National Zoo opens solar-power carousel
The Smithsonian's National Zoo has openeda new solar-power carousel with hand-carved, hand-painted figures representing many endangered animals.
The Speedwell Foundation, a private family foundation based in Summit, N.J., donated $1.5 million of the $2.3 million cost to build the carousel. A zoo spokeswoman says donations covered the remainder.
The ride was named the Speedwell Foundation Conservation Carousel. It opened Monday, and costs $3 per person to ride.
Proceeds from ticket sales will support animal care and conservation research at the zoo.
The carousel is powered by 162 solar panels donated and installed by Pepco Energy Services. The zoo says any excess energy is redirected to the zoo's electrical grid.
There are 58 animals represented on the carousel. They include elephants, pandas, frogs, hummingbirds, blue crabs, lions and other critters.
Vandals strike Baltimore's Poe House
Vandals have made off with wooden steps that, at one time, led to the front door of Edgar Allan Poe's Baltimore home — vandals also scribbled on the door of the home.
The graffiti has been painted over, but members of a group working to reopen the now-closed museum say they are worried the property is vulnerable to vandalism. City officials say crews regularly check on the home once lived in by the author of macabre short stories and poems including “The Raven.”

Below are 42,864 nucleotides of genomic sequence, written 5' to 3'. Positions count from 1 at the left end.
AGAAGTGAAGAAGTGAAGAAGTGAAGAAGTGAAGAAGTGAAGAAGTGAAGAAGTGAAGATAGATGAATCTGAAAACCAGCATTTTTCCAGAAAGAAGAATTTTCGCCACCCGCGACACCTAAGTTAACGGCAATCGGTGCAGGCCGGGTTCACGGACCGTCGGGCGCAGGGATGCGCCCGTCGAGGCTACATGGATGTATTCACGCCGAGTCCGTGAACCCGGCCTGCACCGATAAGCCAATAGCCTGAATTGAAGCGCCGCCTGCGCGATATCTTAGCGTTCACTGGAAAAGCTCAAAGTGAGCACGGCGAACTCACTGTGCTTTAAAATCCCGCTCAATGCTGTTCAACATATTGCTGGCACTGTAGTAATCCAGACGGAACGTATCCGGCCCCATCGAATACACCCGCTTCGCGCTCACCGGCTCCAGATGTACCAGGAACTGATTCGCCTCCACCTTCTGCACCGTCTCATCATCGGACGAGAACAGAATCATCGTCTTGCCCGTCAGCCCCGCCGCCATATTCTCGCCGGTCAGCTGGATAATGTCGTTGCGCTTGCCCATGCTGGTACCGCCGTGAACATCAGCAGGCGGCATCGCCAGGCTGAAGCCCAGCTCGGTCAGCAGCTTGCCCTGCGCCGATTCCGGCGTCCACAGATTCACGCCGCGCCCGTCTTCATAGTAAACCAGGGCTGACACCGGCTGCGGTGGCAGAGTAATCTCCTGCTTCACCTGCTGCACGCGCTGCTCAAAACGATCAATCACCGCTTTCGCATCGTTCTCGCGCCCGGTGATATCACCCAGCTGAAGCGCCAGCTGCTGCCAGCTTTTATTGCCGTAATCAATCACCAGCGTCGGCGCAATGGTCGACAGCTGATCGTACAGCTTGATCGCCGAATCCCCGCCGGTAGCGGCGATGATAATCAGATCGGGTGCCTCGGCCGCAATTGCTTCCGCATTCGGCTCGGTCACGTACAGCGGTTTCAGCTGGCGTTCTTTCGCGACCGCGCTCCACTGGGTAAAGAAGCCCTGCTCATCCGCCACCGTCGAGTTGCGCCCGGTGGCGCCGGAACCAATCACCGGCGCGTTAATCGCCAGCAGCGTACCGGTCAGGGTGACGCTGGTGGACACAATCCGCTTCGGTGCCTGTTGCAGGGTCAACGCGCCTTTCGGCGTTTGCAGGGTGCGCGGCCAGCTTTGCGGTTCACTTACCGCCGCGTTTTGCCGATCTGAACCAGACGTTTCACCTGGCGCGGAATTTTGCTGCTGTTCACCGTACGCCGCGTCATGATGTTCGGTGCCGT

The Baltimore Sun reports the city plans to pay the B&O Railroad Museum $180,000 to renovate the home. After that, a nonprofit called Poe Baltimore is set to take over. The museum had been operated by the city, but closed in September.
Day trippers still can gamble at The Greenbrier
Bus tour day-trip patrons still can gamble at The Greenbrier's casino under a revised state policy that clarifies who can access the facility.
Media outlets report that the West Virginia Lottery Commission adopted a new definition of “event” on Tuesday.
The move addresses concerns that bus-tour companies in Virginia were promoting day trips to The Greenbrier as casino trips, in violation of the state's historic resort gaming law.
Under the law, only registered overnight guests, or those attending conferences or similar events are permitted to gamble at the casino, if 400 or more rooms are booked.
The revised policy adds unique activities such as weddings and concerts to the definition of “events.” Other activities are allowed if they aren't confined exclusively to the casino and meet other requirements.
Zip line to zing tourists through downtown Vegas
Tourists will soon have a new way to see the lights of Las Vegas: By being spit out of the mouth of an 11-story slot machine and zinged down a five-block zip line past some of the city's oldest casinos.
Officials on Tuesday unveiled plans for a permanent zip line on the downtown Las Vegas promenade known as the Fremont Street Experience.
Las Vegas Mayor Carolyn Goodman says the SlotZilla thrill ride was destined to become an iconic city landmark.
The attraction is expected to open in June. It is an expansion of a much- smaller, temporary zip line that has, for two years, scooted families, newlyweds and Elvis impersonators beneath a metal canopy that displays an hourly light show.
— Wire reports